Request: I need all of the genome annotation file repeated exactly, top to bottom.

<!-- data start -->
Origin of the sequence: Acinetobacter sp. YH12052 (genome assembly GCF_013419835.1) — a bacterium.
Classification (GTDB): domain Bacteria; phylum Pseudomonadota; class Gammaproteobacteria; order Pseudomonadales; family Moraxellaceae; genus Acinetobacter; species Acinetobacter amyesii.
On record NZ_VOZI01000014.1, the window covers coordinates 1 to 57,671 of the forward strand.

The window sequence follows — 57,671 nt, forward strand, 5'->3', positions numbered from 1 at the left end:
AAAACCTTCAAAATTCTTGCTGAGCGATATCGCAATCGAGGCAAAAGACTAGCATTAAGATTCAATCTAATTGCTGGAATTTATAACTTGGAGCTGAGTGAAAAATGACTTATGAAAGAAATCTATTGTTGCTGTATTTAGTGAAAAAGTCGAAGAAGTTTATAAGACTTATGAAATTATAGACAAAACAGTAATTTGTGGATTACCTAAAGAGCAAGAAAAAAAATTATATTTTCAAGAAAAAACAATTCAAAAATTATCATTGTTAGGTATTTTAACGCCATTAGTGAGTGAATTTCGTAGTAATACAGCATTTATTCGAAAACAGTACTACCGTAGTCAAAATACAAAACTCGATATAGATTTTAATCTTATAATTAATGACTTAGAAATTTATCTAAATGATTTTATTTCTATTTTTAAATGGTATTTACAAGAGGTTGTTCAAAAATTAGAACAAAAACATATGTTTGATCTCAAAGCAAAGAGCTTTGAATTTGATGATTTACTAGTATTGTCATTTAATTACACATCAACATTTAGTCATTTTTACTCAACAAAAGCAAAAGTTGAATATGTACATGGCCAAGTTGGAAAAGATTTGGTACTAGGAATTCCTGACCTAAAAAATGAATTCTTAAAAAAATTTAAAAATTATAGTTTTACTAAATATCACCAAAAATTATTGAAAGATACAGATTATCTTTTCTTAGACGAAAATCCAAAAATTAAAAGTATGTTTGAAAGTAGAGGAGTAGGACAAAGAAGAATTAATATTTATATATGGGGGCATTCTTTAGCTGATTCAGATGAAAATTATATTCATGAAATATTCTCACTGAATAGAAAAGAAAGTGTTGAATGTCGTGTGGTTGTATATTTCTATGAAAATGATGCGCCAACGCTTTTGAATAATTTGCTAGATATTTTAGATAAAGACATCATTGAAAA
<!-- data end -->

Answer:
Origin of the sequence: Acinetobacter sp. YH12052 (genome assembly GCF_013419835.1) — a bacterium.
Classification (GTDB): domain Bacteria; phylum Pseudomonadota; class Gammaproteobacteria; order Pseudomonadales; family Moraxellaceae; genus Acinetobacter; species Acinetobacter amyesii.
On record NZ_VOZI01000014.1, the window covers coordinates 1 to 57,671 of the forward strand.

The window sequence follows — 57,671 nt, forward strand, 5'->3', positions numbered from 1 at the left end:
AAAACCTTCAAAATTCTTGCTGAGCGATATCGCAATCGAGGCAAAAGACTAGCATTAAGATTCAATCTAATTGCTGGAATTTATAACTTGGAGCTGAGTGAAAAATGACTTATGAAAGAAATCTATTGTTGCTGTATTTAGTGAAAAAGTCGAAGAAGTTTATAAGACTTATGAAATTATAGACAAAACAGTAATTTGTGGATTACCTAAAGAGCAAGAAAAAAAATTATATTTTCAAGAAAAAACAATTCAAAAATTATCATTGTTAGGTATTTTAACGCCATTAGTGAGTGAATTTCGTAGTAATACAGCATTTATTCGAAAACAGTACTACCGTAGTCAAAATACAAAACTCGATATAGATTTTAATCTTATAATTAATGACTTAGAAATTTATCTAAATGATTTTATTTCTATTTTTAAATGGTATTTACAAGAGGTTGTTCAAAAATTAGAACAAAAACATATGTTTGATCTCAAAGCAAAGAGCTTTGAATTTGATGATTTACTAGTATTGTCATTTAATTACACATCAACATTTAGTCATTTTTACTCAACAAAAGCAAAAGTTGAATATGTACATGGCCAAGTTGGAAAAGATTTGGTACTAGGAATTCCTGACCTAAAAAATGAATTCTTAAAAAAATTTAAAAATTATAGTTTTACTAAATATCACCAAAAATTATTGAAAGATACAGATTATCTTTTCTTAGACGAAAATCCAAAAATTAAAAGTATGTTTGAAAGTAGAGGAGTAGGACAAAGAAGAATTAATATTTATATATGGGGGCATTCTTTAGCTGATTCAGATGAAAATTATATTCATGAAATATTCTCACTGAATAGAAAAGAAAGTGTTGAATGTCGTGTGGTTGTATATTTCTATGAAAATGATGCGCCAACGCTTTTGAATAATTTGCTAGATATTTTAGATAAAGACATCATTGAAAA